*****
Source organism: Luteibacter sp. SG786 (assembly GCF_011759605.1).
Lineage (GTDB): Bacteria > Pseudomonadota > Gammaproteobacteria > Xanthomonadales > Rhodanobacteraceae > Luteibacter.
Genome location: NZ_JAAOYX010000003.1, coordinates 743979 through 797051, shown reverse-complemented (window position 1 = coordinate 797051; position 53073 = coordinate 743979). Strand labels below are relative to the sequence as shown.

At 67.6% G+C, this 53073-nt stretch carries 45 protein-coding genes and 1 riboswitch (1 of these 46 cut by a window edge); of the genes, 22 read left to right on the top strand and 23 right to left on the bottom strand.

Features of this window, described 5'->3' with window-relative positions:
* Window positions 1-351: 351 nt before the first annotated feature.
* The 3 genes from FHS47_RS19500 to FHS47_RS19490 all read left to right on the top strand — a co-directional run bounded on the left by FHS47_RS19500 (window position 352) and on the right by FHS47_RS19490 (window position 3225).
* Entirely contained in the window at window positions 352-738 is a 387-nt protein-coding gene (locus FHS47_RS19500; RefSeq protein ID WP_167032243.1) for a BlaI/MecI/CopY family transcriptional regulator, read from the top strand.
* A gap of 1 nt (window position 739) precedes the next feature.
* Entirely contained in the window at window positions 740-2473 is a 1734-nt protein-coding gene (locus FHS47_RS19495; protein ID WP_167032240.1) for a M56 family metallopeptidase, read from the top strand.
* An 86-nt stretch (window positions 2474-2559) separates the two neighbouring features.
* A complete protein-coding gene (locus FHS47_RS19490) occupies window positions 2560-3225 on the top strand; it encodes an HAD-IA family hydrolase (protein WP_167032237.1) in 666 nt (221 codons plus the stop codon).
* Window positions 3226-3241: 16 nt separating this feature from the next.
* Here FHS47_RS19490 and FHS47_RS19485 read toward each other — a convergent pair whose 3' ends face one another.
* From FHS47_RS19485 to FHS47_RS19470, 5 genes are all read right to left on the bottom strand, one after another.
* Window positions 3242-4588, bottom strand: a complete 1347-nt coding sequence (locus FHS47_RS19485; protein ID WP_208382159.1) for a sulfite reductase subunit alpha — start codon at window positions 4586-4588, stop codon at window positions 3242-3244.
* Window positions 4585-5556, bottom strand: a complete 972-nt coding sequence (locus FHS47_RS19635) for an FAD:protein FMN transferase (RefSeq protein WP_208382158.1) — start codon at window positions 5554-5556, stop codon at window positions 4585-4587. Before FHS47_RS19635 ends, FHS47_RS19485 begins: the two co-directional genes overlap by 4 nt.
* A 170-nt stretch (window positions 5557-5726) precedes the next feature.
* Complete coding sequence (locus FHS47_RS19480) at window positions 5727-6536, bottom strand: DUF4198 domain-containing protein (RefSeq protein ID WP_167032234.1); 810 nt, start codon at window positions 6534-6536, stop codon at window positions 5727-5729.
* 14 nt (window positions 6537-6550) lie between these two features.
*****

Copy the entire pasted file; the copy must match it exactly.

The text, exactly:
Source organism: Luteibacter sp. SG786 (assembly GCF_011759605.1).
Lineage (GTDB): Bacteria > Pseudomonadota > Gammaproteobacteria > Xanthomonadales > Rhodanobacteraceae > Luteibacter.
Genome location: NZ_JAAOYX010000003.1, coordinates 743979 through 797051, shown reverse-complemented (window position 1 = coordinate 797051; position 53073 = coordinate 743979). Strand labels below are relative to the sequence as shown.

At 67.6% G+C, this 53073-nt stretch carries 45 protein-coding genes and 1 riboswitch (1 of these 46 cut by a window edge); of the genes, 22 read left to right on the top strand and 23 right to left on the bottom strand.

Features of this window, described 5'->3' with window-relative positions:
* Window positions 1-351: 351 nt before the first annotated feature.
* The 3 genes from FHS47_RS19500 to FHS47_RS19490 all read left to right on the top strand — a co-directional run bounded on the left by FHS47_RS19500 (window position 352) and on the right by FHS47_RS19490 (window position 3225).
* Entirely contained in the window at window positions 352-738 is a 387-nt protein-coding gene (locus FHS47_RS19500; RefSeq protein ID WP_167032243.1) for a BlaI/MecI/CopY family transcriptional regulator, read from the top strand.
* A gap of 1 nt (window position 739) precedes the next feature.
* Entirely contained in the window at window positions 740-2473 is a 1734-nt protein-coding gene (locus FHS47_RS19495; protein ID WP_167032240.1) for a M56 family metallopeptidase, read from the top strand.
* An 86-nt stretch (window positions 2474-2559) separates the two neighbouring features.
* A complete protein-coding gene (locus FHS47_RS19490) occupies window positions 2560-3225 on the top strand; it encodes an HAD-IA family hydrolase (protein WP_167032237.1) in 666 nt (221 codons plus the stop codon).
* Window positions 3226-3241: 16 nt separating this feature from the next.
* Here FHS47_RS19490 and FHS47_RS19485 read toward each other — a convergent pair whose 3' ends face one another.
* From FHS47_RS19485 to FHS47_RS19470, 5 genes are all read right to left on the bottom strand, one after another.
* Window positions 3242-4588, bottom strand: a complete 1347-nt coding sequence (locus FHS47_RS19485; protein ID WP_208382159.1) for a sulfite reductase subunit alpha — start codon at window positions 4586-4588, stop codon at window positions 3242-3244.
* Window positions 4585-5556, bottom strand: a complete 972-nt coding sequence (locus FHS47_RS19635) for an FAD:protein FMN transferase (RefSeq protein WP_208382158.1) — start codon at window positions 5554-5556, stop codon at window positions 4585-4587. Before FHS47_RS19635 ends, FHS47_RS19485 begins: the two co-directional genes overlap by 4 nt.
* A 170-nt stretch (window positions 5557-5726) precedes the next feature.
* Complete coding sequence (locus FHS47_RS19480) at window positions 5727-6536, bottom strand: DUF4198 domain-containing protein (RefSeq protein ID WP_167032234.1); 810 nt, start codon at window positions 6534-6536, stop codon at window positions 5727-5729.
* 14 nt (window positions 6537-6550) lie between these two features.